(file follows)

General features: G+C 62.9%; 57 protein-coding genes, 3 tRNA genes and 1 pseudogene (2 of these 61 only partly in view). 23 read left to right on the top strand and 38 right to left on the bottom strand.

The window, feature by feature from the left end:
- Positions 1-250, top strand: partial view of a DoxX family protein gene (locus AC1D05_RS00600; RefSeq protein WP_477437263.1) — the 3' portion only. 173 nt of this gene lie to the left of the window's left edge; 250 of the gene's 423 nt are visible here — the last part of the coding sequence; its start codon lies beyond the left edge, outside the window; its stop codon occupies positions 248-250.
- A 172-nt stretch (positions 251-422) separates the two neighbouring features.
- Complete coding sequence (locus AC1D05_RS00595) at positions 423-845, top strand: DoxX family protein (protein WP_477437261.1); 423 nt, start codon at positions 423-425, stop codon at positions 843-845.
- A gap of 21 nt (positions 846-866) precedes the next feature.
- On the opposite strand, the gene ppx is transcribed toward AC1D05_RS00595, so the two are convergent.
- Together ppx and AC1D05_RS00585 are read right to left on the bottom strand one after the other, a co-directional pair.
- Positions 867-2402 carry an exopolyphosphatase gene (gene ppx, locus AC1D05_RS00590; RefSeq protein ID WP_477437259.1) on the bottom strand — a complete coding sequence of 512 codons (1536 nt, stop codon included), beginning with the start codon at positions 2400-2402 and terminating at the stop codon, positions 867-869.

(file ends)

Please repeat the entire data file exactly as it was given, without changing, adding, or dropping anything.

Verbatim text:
General features: G+C 62.9%; 57 protein-coding genes, 3 tRNA genes and 1 pseudogene (2 of these 61 only partly in view). 23 read left to right on the top strand and 38 right to left on the bottom strand.

The window, feature by feature from the left end:
- Positions 1-250, top strand: partial view of a DoxX family protein gene (locus AC1D05_RS00600; RefSeq protein WP_477437263.1) — the 3' portion only. 173 nt of this gene lie to the left of the window's left edge; 250 of the gene's 423 nt are visible here — the last part of the coding sequence; its start codon lies beyond the left edge, outside the window; its stop codon occupies positions 248-250.
- A 172-nt stretch (positions 251-422) separates the two neighbouring features.
- Complete coding sequence (locus AC1D05_RS00595) at positions 423-845, top strand: DoxX family protein (protein WP_477437261.1); 423 nt, start codon at positions 423-425, stop codon at positions 843-845.
- A gap of 21 nt (positions 846-866) precedes the next feature.
- On the opposite strand, the gene ppx is transcribed toward AC1D05_RS00595, so the two are convergent.
- Together ppx and AC1D05_RS00585 are read right to left on the bottom strand one after the other, a co-directional pair.
- Positions 867-2402 carry an exopolyphosphatase gene (gene ppx, locus AC1D05_RS00590; RefSeq protein ID WP_477437259.1) on the bottom strand — a complete coding sequence of 512 codons (1536 nt, stop codon included), beginning with the start codon at positions 2400-2402 and terminating at the stop codon, positions 867-869.